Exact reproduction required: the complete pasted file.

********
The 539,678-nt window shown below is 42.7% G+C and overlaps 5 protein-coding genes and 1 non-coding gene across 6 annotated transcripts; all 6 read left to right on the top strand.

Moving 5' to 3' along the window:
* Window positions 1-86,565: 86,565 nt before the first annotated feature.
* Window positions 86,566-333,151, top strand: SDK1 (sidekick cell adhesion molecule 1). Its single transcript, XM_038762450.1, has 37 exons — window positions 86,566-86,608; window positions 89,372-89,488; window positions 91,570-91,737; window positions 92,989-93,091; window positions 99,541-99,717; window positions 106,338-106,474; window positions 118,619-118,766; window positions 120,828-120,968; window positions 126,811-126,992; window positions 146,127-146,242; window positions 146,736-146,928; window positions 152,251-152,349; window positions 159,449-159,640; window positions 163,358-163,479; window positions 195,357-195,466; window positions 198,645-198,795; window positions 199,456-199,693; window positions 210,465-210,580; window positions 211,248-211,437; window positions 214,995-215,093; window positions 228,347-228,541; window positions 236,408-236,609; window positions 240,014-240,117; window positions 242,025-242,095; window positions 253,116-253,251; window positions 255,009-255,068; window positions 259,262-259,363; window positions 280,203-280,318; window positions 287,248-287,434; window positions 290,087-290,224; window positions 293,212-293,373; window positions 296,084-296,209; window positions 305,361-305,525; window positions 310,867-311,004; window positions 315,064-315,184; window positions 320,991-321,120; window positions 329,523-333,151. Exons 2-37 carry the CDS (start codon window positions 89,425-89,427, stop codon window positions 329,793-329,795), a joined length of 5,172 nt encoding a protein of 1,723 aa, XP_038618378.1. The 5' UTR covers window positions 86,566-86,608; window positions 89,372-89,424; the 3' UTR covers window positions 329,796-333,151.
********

The 539,678-nt window shown below is 42.7% G+C and overlaps 5 protein-coding genes and 1 non-coding gene across 6 annotated transcripts; all 6 read left to right on the top strand.

Moving 5' to 3' along the window:
* Window positions 1-86,565: 86,565 nt before the first annotated feature.
* Window positions 86,566-333,151, top strand: SDK1 (sidekick cell adhesion molecule 1). Its single transcript, XM_038762450.1, has 37 exons — window positions 86,566-86,608; window positions 89,372-89,488; window positions 91,570-91,737; window positions 92,989-93,091; window positions 99,541-99,717; window positions 106,338-106,474; window positions 118,619-118,766; window positions 120,828-120,968; window positions 126,811-126,992; window positions 146,127-146,242; window positions 146,736-146,928; window positions 152,251-152,349; window positions 159,449-159,640; window positions 163,358-163,479; window positions 195,357-195,466; window positions 198,645-198,795; window positions 199,456-199,693; window positions 210,465-210,580; window positions 211,248-211,437; window positions 214,995-215,093; window positions 228,347-228,541; window positions 236,408-236,609; window positions 240,014-240,117; window positions 242,025-242,095; window positions 253,116-253,251; window positions 255,009-255,068; window positions 259,262-259,363; window positions 280,203-280,318; window positions 287,248-287,434; window positions 290,087-290,224; window positions 293,212-293,373; window positions 296,084-296,209; window positions 305,361-305,525; window positions 310,867-311,004; window positions 315,064-315,184; window positions 320,991-321,120; window positions 329,523-333,151. Exons 2-37 carry the CDS (start codon window positions 89,425-89,427, stop codon window positions 329,793-329,795), a joined length of 5,172 nt encoding a protein of 1,723 aa, XP_038618378.1. The 5' UTR covers window positions 86,566-86,608; window positions 89,372-89,424; the 3' UTR covers window positions 329,796-333,151.